The authors of Academically Adrift (much discussed here last year) have released the findings of a follow up study concerning critical thinking, civic engagement, and post-collegiate employment. This looks like more good news for philosophy (if philosophy engenders critical thinking and civic engagement at least!) and bad news for business students:
The study, “Documenting Uncertain Times: Post-graduate Transition of the Academically Adrift Cohort,” used the Collegiate Learning Assessment, a standardized testing evaluation of higher education, to compare the academic strength of 925 students to post-graduate success.
The study comes about a year after University Asst. Sociology Prof. Josipa Roksa and New York University Sociology Prof. Richard Arum stirred debate in higher education circles with their book, “Academically Adrift: Limited Learning on College Campuses,” which broadly found that students’ critical thinking and analytic reasoning skills do not improve during their four years in college. The report released Tuesday studied the same students surveyed in “Academically Adrift."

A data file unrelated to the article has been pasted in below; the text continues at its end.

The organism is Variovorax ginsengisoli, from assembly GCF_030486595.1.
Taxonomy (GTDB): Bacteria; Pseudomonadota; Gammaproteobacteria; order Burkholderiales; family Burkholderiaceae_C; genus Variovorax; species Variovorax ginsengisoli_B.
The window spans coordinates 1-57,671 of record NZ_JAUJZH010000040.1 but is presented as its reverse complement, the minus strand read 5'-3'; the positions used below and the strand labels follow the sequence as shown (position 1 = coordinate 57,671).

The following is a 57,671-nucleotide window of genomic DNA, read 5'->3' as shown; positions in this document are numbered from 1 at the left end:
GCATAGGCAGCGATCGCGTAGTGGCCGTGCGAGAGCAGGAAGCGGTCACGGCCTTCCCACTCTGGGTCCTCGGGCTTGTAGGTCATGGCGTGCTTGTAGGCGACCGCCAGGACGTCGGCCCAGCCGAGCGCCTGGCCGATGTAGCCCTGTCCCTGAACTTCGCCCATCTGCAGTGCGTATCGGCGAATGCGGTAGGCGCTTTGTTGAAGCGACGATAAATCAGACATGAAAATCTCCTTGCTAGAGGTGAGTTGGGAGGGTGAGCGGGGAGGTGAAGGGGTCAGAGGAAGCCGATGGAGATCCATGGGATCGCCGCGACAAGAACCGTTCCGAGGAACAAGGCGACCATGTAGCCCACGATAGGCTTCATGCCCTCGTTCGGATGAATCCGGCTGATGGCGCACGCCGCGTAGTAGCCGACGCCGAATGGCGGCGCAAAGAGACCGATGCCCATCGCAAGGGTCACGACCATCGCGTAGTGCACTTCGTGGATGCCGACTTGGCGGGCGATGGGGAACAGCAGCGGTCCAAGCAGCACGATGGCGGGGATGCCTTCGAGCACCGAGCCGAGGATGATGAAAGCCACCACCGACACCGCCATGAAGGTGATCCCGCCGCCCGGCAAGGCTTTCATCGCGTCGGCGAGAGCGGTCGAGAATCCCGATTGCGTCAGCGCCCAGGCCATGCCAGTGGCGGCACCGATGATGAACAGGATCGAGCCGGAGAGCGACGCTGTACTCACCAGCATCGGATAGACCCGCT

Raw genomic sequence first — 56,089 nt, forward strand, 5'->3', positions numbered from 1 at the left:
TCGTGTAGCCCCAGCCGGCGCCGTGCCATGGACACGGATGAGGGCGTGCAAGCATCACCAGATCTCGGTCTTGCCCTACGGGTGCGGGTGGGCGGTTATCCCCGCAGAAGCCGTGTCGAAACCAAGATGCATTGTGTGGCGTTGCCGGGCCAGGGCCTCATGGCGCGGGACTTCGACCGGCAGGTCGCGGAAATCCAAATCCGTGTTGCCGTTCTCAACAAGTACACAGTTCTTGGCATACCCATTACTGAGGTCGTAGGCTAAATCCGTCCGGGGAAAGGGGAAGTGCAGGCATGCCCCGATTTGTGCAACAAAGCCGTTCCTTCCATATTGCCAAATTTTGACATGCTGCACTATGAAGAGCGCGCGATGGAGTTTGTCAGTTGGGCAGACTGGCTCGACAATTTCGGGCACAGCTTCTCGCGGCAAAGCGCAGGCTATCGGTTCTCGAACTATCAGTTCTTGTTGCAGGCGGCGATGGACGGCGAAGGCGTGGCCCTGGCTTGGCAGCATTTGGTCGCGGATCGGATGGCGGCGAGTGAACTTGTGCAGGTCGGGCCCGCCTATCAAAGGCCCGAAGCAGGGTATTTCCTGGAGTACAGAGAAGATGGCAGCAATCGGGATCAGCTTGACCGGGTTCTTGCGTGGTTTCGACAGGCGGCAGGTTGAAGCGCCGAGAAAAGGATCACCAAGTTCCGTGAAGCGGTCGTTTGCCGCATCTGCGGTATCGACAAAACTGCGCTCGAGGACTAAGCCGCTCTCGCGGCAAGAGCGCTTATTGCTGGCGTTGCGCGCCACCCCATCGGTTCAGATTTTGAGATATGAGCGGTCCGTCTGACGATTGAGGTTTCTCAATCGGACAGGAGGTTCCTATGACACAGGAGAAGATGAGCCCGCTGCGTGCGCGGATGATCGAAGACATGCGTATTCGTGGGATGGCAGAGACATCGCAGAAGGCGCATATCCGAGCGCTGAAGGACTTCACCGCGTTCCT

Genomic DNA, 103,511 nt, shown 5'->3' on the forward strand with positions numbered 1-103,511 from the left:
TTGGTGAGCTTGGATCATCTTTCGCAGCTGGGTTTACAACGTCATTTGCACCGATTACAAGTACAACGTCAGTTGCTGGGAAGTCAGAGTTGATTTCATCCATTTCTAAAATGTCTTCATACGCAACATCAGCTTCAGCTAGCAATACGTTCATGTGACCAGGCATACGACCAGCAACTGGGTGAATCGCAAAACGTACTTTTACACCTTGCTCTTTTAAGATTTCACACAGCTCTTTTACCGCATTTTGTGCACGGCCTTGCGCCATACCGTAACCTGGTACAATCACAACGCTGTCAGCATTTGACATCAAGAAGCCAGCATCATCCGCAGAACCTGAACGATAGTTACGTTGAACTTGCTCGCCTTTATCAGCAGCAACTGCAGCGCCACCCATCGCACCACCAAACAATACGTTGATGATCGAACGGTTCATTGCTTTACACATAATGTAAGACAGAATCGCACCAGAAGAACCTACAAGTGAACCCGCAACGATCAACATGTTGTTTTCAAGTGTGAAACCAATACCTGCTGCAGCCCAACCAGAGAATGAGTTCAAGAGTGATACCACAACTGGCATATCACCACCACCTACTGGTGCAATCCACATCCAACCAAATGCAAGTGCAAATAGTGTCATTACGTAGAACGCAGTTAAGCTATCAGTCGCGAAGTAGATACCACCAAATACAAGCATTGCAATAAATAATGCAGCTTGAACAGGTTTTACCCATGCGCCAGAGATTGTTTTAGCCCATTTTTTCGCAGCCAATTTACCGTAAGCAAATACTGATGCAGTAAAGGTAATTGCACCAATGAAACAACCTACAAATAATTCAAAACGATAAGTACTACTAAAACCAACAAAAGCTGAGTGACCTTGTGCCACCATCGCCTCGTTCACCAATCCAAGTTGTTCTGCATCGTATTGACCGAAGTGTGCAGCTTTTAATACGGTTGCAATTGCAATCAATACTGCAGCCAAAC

As a follow-up to that book, Arum and Roksa “were interested to learn if [the outcomes of the] Collegiate Learning Assessment … would be related to employment,” Roksa said.
In the latest study, graduates who scored in the bottom quintile of the test were three times more likely to be unemployed than those who scored in the top quintile, twice as likely to still be living at home and significantly more likely to have amassed credit card debt.
Study results also indicated that business majors in particular failed to display notable strides in critical thinking.